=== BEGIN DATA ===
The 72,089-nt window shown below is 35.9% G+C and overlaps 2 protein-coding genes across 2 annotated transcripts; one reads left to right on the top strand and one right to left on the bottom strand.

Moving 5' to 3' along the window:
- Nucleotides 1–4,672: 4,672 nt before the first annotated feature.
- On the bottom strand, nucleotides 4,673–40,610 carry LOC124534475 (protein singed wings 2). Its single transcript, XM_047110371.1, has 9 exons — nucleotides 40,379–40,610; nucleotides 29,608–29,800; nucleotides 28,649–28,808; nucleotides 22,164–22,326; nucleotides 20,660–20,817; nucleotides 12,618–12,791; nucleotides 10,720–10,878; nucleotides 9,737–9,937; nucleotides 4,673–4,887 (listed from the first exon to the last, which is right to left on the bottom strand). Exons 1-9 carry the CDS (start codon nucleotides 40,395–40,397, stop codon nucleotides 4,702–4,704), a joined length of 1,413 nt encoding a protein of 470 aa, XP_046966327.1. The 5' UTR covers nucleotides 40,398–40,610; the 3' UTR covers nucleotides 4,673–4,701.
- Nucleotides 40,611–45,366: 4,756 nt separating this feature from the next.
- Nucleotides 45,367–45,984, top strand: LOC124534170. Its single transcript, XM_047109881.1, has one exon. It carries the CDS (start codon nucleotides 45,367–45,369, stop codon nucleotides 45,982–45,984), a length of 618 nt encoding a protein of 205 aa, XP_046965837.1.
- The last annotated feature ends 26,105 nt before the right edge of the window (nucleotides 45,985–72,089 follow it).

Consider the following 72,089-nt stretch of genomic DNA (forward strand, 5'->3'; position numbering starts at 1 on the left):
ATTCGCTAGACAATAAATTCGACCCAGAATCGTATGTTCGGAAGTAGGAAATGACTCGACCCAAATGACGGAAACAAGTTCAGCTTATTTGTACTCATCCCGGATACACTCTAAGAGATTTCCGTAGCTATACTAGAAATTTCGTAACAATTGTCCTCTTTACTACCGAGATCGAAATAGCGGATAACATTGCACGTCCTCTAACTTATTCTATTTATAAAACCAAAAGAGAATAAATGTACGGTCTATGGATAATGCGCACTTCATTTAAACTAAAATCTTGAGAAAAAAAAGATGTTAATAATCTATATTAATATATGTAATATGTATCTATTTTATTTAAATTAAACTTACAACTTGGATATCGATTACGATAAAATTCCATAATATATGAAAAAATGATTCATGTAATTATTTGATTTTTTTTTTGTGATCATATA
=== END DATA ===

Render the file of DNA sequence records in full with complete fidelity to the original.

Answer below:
The 72,089-nt window shown below is 35.9% G+C and overlaps 2 protein-coding genes across 2 annotated transcripts; one reads left to right on the top strand and one right to left on the bottom strand.

Moving 5' to 3' along the window:
- Nucleotides 1–4,672: 4,672 nt before the first annotated feature.
- On the bottom strand, nucleotides 4,673–40,610 carry LOC124534475 (protein singed wings 2). Its single transcript, XM_047110371.1, has 9 exons — nucleotides 40,379–40,610; nucleotides 29,608–29,800; nucleotides 28,649–28,808; nucleotides 22,164–22,326; nucleotides 20,660–20,817; nucleotides 12,618–12,791; nucleotides 10,720–10,878; nucleotides 9,737–9,937; nucleotides 4,673–4,887 (listed from the first exon to the last, which is right to left on the bottom strand). Exons 1-9 carry the CDS (start codon nucleotides 40,395–40,397, stop codon nucleotides 4,702–4,704), a joined length of 1,413 nt encoding a protein of 470 aa, XP_046966327.1. The 5' UTR covers nucleotides 40,398–40,610; the 3' UTR covers nucleotides 4,673–4,701.
- Nucleotides 40,611–45,366: 4,756 nt separating this feature from the next.
- Nucleotides 45,367–45,984, top strand: LOC124534170. Its single transcript, XM_047109881.1, has one exon. It carries the CDS (start codon nucleotides 45,367–45,369, stop codon nucleotides 45,982–45,984), a length of 618 nt encoding a protein of 205 aa, XP_046965837.1.
- The last annotated feature ends 26,105 nt before the right edge of the window (nucleotides 45,985–72,089 follow it).

Consider the following 72,089-nt stretch of genomic DNA (forward strand, 5'->3'; position numbering starts at 1 on the left):
ATTCGCTAGACAATAAATTCGACCCAGAATCGTATGTTCGGAAGTAGGAAATGACTCGACCCAAATGACGGAAACAAGTTCAGCTTATTTGTACTCATCCCGGATACACTCTAAGAGATTTCCGTAGCTATACTAGAAATTTCGTAACAATTGTCCTCTTTACTACCGAGATCGAAATAGCGGATAACATTGCACGTCCTCTAACTTATTCTATTTATAAAACCAAAAGAGAATAAATGTACGGTCTATGGATAATGCGCACTTCATTTAAACTAAAATCTTGAGAAAAAAAAGATGTTAATAATCTATATTAATATATGTAATATGTATCTATTTTATTTAAATTAAACTTACAACTTGGATATCGATTACGATAAAATTCCATAATATATGAAAAAATGATTCATGTAATTATTTGATTTTTTTTTTGTGATCATATA